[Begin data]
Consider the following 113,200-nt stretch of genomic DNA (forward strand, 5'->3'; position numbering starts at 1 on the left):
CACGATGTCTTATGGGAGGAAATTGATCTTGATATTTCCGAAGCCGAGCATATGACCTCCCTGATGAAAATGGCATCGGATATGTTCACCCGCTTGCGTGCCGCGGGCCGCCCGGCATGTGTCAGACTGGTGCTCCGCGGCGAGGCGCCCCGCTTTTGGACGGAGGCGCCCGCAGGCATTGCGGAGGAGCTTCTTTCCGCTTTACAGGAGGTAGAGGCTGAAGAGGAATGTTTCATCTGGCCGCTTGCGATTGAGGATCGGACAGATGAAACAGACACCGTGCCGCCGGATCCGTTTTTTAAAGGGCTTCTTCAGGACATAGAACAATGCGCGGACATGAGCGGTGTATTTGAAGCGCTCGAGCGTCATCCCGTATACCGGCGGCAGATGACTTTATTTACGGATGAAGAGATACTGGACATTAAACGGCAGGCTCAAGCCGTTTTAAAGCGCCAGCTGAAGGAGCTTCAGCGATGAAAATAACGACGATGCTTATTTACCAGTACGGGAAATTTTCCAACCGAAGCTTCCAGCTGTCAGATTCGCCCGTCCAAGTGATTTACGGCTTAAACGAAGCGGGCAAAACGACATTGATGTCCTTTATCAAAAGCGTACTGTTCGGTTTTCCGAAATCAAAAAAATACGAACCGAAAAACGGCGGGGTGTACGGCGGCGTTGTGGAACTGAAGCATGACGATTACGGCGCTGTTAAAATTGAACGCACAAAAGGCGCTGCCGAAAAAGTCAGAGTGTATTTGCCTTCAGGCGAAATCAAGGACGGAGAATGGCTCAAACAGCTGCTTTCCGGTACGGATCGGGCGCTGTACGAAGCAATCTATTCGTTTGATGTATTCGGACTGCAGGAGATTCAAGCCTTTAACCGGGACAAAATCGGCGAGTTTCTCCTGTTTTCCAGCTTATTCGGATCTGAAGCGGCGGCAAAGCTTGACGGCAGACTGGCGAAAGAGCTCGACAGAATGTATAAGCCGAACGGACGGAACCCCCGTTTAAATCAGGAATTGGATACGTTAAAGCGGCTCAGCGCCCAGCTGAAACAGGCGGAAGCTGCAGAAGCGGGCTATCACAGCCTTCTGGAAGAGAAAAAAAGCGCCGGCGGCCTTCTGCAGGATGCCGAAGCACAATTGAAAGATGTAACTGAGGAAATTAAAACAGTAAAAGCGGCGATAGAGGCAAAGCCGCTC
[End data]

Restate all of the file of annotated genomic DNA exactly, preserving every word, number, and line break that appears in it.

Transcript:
Consider the following 113,200-nt stretch of genomic DNA (forward strand, 5'->3'; position numbering starts at 1 on the left):
CACGATGTCTTATGGGAGGAAATTGATCTTGATATTTCCGAAGCCGAGCATATGACCTCCCTGATGAAAATGGCATCGGATATGTTCACCCGCTTGCGTGCCGCGGGCCGCCCGGCATGTGTCAGACTGGTGCTCCGCGGCGAGGCGCCCCGCTTTTGGACGGAGGCGCCCGCAGGCATTGCGGAGGAGCTTCTTTCCGCTTTACAGGAGGTAGAGGCTGAAGAGGAATGTTTCATCTGGCCGCTTGCGATTGAGGATCGGACAGATGAAACAGACACCGTGCCGCCGGATCCGTTTTTTAAAGGGCTTCTTCAGGACATAGAACAATGCGCGGACATGAGCGGTGTATTTGAAGCGCTCGAGCGTCATCCCGTATACCGGCGGCAGATGACTTTATTTACGGATGAAGAGATACTGGACATTAAACGGCAGGCTCAAGCCGTTTTAAAGCGCCAGCTGAAGGAGCTTCAGCGATGAAAATAACGACGATGCTTATTTACCAGTACGGGAAATTTTCCAACCGAAGCTTCCAGCTGTCAGATTCGCCCGTCCAAGTGATTTACGGCTTAAACGAAGCGGGCAAAACGACATTGATGTCCTTTATCAAAAGCGTACTGTTCGGTTTTCCGAAATCAAAAAAATACGAACCGAAAAACGGCGGGGTGTACGGCGGCGTTGTGGAACTGAAGCATGACGATTACGGCGCTGTTAAAATTGAACGCACAAAAGGCGCTGCCGAAAAAGTCAGAGTGTATTTGCCTTCAGGCGAAATCAAGGACGGAGAATGGCTCAAACAGCTGCTTTCCGGTACGGATCGGGCGCTGTACGAAGCAATCTATTCGTTTGATGTATTCGGACTGCAGGAGATTCAAGCCTTTAACCGGGACAAAATCGGCGAGTTTCTCCTGTTTTCCAGCTTATTCGGATCTGAAGCGGCGGCAAAGCTTGACGGCAGACTGGCGAAAGAGCTCGACAGAATGTATAAGCCGAACGGACGGAACCCCCGTTTAAATCAGGAATTGGATACGTTAAAGCGGCTCAGCGCCCAGCTGAAACAGGCGGAAGCTGCAGAAGCGGGCTATCACAGCCTTCTGGAAGAGAAAAAAAGCGCCGGCGGCCTTCTGCAGGATGCCGAAGCACAATTGAAAGATGTAACTGAGGAAATTAAAACAGTAAAAGCGGCGATAGAGGCAAAGCCGCTC